SERMON TITLE: “Forgiveness: Making Fruit from Misfortune”
SERMON TEXT: Genesis 41:46-52
PREACHER: Rev. Kim James
OCCASION: January 24, 2021, at First UMC
I’m going to ask you a question, and I want you to see what immediately comes into your mind. Ready? Here goes. Have you ever bought a lemon?
Most of you probably thought quickly of a little yellow fruit, right? Maybe some of your minds whizzed past the fruit to something else, like a car that didn’t work very well. If you lived in the U.S. in the 1920s, and you understood the slang of that era, you might have thought I was talking about a scam or a hustle. Back then, a “lemon” was the fast talk and deceitful trick that created victims. All those secondary associations derive from the idea that a lemon is a sour fruit that is somewhat painful to eat. Eating a lemon can make your face contort in discomfort. Thus, the brightly colored and innocent little fruit packed full of Vitamin C became a symbol of an unfortunate and painful life experience. Misfortune and suffering are common human experiences; however, not everyone reacts the same way to life’s lemons. While some people become sourpusses and remain bitter, others are able to forgive the offense and regain their sweet composure. Thus was born the positive admonition, “When life gives you lemons, make lemonade.”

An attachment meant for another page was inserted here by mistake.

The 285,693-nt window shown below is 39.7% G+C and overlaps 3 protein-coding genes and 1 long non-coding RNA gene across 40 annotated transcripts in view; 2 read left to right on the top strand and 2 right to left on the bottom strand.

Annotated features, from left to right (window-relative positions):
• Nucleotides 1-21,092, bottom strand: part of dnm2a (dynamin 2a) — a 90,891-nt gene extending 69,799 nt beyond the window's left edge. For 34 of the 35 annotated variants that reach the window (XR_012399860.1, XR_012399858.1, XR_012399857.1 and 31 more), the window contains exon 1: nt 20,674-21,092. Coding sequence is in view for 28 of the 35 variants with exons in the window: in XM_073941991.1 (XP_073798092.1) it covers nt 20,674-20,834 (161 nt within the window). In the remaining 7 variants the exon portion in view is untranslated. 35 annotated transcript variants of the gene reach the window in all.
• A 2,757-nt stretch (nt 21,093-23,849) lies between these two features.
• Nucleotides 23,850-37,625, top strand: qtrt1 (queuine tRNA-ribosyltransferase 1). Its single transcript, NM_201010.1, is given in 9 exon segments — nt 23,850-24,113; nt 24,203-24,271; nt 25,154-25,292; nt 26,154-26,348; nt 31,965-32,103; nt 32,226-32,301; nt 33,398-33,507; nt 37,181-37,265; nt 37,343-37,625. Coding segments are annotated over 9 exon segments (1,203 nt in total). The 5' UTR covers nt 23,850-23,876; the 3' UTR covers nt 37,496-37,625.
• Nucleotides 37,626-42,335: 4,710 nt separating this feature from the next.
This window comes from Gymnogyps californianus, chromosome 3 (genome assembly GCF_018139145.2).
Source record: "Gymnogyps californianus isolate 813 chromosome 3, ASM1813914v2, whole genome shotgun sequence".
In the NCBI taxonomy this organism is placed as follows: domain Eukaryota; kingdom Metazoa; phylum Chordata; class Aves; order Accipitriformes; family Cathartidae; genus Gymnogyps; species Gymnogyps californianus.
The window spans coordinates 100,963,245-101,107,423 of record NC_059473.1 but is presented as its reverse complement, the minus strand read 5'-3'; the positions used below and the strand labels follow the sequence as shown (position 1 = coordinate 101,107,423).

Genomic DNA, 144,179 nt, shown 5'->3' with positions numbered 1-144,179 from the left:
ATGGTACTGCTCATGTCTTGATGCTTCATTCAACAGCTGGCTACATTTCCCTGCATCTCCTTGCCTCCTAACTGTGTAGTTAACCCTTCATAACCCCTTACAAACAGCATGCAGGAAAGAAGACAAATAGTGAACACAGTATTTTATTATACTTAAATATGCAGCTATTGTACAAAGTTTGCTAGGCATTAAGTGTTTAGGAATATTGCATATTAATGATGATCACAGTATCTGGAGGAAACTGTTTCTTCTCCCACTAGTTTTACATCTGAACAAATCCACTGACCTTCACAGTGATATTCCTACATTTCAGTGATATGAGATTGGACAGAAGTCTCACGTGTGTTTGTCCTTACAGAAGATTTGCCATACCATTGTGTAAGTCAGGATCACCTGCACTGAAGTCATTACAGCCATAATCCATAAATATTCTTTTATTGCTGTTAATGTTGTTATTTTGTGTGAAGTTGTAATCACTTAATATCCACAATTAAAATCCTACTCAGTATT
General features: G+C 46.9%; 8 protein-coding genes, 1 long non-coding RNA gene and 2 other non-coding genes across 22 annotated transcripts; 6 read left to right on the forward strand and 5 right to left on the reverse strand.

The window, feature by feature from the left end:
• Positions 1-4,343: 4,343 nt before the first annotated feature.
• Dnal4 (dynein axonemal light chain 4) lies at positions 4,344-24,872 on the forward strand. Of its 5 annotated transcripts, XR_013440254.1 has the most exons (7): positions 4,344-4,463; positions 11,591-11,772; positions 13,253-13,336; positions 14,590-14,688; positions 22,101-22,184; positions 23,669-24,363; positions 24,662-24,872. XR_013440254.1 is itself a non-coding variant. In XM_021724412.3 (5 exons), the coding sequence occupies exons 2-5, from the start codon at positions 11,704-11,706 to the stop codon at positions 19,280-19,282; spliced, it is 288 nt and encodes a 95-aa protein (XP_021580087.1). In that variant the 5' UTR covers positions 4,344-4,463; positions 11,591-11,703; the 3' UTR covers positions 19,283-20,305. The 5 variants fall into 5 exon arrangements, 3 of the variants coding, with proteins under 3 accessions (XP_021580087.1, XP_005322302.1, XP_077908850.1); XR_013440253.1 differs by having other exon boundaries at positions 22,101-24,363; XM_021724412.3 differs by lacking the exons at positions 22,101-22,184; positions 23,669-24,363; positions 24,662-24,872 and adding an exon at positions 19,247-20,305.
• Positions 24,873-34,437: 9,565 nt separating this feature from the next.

Of course, making a positive out of a negative can be challenging. That’s why we’re spending this whole month of January talking about the topic of forgiveness. In this series of sermons, we’ve been reading the painful story of Jacob, Leah, Rachel, and their 12 sons. In that dysfunctional biblical family, there were a whole lot of sour lemons. Today, we continue the story in Genesis chapter 41. Let’s see how Joseph turned his lemons into lemonade. Or, to put that in the words of this scripture, let’s see how Joseph moved toward forgiveness by making fruit from misfortune.